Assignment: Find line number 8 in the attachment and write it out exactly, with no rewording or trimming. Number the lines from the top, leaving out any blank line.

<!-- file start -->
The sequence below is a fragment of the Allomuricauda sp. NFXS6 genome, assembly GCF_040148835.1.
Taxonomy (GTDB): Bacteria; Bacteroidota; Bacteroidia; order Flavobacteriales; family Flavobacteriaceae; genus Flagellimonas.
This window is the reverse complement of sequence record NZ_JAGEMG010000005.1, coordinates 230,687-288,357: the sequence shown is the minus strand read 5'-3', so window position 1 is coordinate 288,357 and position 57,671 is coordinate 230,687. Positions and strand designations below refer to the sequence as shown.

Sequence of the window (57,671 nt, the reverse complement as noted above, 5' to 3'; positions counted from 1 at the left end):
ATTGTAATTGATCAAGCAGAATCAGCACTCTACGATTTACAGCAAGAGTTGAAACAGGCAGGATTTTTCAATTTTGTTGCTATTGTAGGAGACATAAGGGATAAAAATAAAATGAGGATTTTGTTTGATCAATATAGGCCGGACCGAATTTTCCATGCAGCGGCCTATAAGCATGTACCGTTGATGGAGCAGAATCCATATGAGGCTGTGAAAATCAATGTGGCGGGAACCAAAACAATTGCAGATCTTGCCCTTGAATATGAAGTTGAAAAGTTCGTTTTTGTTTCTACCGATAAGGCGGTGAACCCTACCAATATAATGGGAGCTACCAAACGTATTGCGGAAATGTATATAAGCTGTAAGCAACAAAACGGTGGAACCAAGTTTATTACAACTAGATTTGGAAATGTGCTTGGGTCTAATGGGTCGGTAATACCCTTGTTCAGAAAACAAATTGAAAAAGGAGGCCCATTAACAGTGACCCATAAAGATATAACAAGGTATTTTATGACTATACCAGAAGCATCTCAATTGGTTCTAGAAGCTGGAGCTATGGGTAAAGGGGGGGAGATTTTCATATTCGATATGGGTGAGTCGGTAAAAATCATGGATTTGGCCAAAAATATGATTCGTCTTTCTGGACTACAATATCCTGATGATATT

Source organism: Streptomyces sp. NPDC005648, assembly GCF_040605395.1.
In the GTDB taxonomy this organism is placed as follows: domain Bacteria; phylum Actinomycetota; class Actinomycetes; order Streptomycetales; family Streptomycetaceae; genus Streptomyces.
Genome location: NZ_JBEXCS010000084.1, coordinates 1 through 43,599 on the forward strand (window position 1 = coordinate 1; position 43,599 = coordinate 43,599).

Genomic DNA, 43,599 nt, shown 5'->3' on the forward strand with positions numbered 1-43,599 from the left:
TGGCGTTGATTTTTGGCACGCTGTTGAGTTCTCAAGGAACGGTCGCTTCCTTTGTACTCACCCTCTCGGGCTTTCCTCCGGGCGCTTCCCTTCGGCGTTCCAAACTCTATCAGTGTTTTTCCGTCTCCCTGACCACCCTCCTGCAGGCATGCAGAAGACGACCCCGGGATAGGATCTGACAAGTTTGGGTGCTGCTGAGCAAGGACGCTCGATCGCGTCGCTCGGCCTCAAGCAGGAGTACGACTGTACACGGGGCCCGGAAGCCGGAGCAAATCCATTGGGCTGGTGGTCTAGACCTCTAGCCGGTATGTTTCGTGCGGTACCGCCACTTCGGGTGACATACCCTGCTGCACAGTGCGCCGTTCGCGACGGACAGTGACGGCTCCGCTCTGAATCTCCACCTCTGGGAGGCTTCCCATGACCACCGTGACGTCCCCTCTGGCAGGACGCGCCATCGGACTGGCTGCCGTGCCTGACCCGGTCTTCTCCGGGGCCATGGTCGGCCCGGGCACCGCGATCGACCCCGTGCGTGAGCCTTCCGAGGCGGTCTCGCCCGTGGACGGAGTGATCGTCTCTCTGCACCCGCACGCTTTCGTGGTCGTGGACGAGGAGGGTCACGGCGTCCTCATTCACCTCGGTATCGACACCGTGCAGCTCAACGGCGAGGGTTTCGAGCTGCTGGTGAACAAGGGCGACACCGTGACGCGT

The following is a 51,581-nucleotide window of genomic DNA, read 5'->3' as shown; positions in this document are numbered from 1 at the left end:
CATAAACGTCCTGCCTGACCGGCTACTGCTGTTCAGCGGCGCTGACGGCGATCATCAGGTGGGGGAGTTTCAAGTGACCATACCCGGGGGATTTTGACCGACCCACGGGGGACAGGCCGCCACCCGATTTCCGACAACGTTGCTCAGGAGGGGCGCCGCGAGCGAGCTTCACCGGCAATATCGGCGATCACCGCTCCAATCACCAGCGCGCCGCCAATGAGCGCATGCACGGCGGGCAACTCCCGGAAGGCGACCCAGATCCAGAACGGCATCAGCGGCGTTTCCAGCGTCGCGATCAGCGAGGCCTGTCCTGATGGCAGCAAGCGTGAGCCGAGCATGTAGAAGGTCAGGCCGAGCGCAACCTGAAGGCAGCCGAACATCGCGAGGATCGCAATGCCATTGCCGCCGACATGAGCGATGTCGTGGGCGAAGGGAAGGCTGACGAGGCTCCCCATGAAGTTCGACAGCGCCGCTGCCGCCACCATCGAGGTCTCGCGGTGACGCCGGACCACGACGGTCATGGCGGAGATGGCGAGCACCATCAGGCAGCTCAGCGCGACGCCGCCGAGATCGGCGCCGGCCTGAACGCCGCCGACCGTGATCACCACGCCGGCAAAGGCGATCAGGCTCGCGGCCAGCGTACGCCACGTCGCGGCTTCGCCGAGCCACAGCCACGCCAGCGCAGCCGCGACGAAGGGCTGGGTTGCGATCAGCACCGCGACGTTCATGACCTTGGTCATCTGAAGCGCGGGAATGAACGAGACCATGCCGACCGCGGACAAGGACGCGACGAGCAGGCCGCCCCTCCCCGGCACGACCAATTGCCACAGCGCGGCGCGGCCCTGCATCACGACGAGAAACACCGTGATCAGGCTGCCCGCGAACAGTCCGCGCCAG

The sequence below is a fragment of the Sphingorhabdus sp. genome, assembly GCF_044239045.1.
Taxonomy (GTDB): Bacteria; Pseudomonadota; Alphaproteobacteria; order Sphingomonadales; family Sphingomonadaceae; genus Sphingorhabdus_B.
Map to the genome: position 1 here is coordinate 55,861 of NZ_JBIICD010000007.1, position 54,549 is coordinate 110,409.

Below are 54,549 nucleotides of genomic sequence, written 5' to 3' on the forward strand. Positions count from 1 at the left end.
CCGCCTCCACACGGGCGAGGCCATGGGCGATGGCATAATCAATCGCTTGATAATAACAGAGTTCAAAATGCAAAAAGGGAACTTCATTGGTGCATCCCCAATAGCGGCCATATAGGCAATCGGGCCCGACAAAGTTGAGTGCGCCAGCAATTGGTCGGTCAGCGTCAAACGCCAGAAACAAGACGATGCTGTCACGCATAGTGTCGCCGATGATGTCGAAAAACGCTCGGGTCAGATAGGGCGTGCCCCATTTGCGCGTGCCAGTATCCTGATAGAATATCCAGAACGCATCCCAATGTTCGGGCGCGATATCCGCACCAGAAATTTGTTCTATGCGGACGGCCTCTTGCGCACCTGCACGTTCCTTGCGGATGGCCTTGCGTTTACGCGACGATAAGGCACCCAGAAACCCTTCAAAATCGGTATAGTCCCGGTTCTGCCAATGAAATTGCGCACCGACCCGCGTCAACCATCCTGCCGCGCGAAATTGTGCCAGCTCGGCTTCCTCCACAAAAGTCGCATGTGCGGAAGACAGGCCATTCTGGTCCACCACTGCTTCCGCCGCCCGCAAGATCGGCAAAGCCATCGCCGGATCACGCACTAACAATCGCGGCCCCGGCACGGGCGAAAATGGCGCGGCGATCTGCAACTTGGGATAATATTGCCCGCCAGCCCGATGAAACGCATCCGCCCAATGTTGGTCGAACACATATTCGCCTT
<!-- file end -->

Genome location: NZ_JBEXCS010000084.1, coordinates 1 through 43,599 on the forward strand (window position 1 = coordinate 1; position 43,599 = coordinate 43,599).